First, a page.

Analyse the various responses to unemployment in Wales between the two world wars. Unemployment in the interwar period was of course, a major problem for not only the heavy industrialised areas of south Wales and the more agriculturalised west and north, but for Great Britain as a whole. However, it may be said that World War One was not the only cause of this dramatic economic downturn, but that pre war economic planning played its part too. “… the years immediately preceding the First World War witnessed the breaking of output records right across the industrial board.
However, this economic development had created an environment, and a physical and organisational infrastructure, which were both overly narrow and largely inappropriate to the circumstances of the twentieth century. The unbridled expansion of a few, heavy, capital goods industries and the failure of other industrial activities to compete effectively, resulted in an economy which quickly became locked in a straight-jacket of economic helplessness”1. From such a seemingly strong pre First World War position then, Wales, particularly the south slipped into an economic decline of enormous magnitude.
Unsurprisingly then huge unemployment followed this economic slump. It brought with it its own vast array of different problems, social, political and economic which deserve to be recognised in their own right. What then were the major factors that led to this mass unemployment in the inter-war period? The First World War obviously had a huge impact on the economy of not just Wales but in Britain as a whole.
“The war marked the end of an era. It ushered in a period during which Britain was to find it increasingly more difficult to earn her living and for some parts of the country, such as the south Wales coalfield, this implied absolute economic decline… the county [Glamorgan] was faced with the harsh reality of substantial economic depression and large scale unemployment”2. Unemployment was then the major cause for concern which arose from this inter war economic slump.
In 1913, the coal and steel industries accounted for over 70% of the employment of the insured labour force in south Wales3 and the specialisation of south Wales in just these two areas of industry and the neglect of subsidiaries, quite clearly had a marked effect on the economy and unemployment figures when the slump hit hardest, it put south Wales in “… a straight jacket of economic helplessness”.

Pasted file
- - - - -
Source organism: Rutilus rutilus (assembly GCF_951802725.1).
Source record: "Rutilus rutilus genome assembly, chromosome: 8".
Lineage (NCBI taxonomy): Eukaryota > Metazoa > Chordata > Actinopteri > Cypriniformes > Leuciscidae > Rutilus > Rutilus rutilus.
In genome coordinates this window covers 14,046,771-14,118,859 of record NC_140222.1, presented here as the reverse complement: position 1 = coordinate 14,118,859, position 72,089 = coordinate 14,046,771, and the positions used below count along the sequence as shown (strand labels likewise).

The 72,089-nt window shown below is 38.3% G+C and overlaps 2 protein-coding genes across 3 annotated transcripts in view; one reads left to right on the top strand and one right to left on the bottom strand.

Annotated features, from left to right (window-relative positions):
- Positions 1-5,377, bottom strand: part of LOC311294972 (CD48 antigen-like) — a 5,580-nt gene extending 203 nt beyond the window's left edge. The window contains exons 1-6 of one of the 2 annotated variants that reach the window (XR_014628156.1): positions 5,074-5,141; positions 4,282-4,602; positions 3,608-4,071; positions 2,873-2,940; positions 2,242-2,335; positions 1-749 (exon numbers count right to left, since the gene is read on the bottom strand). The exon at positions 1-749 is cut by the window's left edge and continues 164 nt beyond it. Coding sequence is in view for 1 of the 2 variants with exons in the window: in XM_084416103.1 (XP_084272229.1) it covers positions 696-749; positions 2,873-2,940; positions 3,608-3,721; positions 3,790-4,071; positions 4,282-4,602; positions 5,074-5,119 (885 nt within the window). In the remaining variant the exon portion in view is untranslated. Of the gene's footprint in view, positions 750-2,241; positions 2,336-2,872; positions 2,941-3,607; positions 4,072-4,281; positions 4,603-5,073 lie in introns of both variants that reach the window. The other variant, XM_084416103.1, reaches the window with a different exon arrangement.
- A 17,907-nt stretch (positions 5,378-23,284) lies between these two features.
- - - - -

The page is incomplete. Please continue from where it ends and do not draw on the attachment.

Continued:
The extremely high levels of unemployment in south Wales it has been widely agreed stemmed from the areas uncompetitiveness in the marketplace, “The large scale unemployment in Glamorgan resulted directly from the uncompetitive nature of the basic industrial activities… this, in turn, caused the counties economy to run at a particularly low level of efficiency with a consequent deteriation in the prosperity of the population at large”5. In south Wales unemployment was huge. The area was heavily dependant on coalmining and the tin and steel industries.
The decline of these industries after the First World War accounted for a huge majority of the unemployed in the inter war period. For instance, in 1924 48. 7% of the workers once employed in the tin-plate industry and 31. 2% of those previously employed in the steel works in Glamorgan were unemployed6. Although unemployment in the coal mining industry was lower in a percentage term, 11. 8% in 1924 were unemployed coal miners and 22. 9% in 1929, many more were employed in this industry, 51. 8% of the south Wales labour force7, so the actual number of unemployed was greater than the other industries of south Wales.
South Wales in particular suffered more severe continued unemployment than in any other part of the United Kingdom, with just 4. 5% of the UK’s population, it suffered 19% of all unemployment in 1936 and 16% in 19368. Unemployment then triggered many responses and attempted remedies in the inter war years. One of the major responses to such high unemployment was out migration to England, Europe and indeed the rest of the World. “An obvious escape from the distress was migration, not only from the present, but also form an obscure future”.
“For many the only alternative to long term unemployment was to leave the country and find work elsewhere”10. Between 1921 and 1938 some 440,000 people left Wales. By far the worst affected area of Wales was the industrial south, and in particularly Glamorgan. In the Census 1921 – 38 it is estimated that Glamorgan alone lost 154,965 workers due to migration11. The Welsh language was another casualty of the curse of unemployment and out migration. From 155,000 speakers in 1921 to 97,000 in 1931 and 60,000 in 1939, it could be argued that with the migration of labour a migration of culture was also taking place.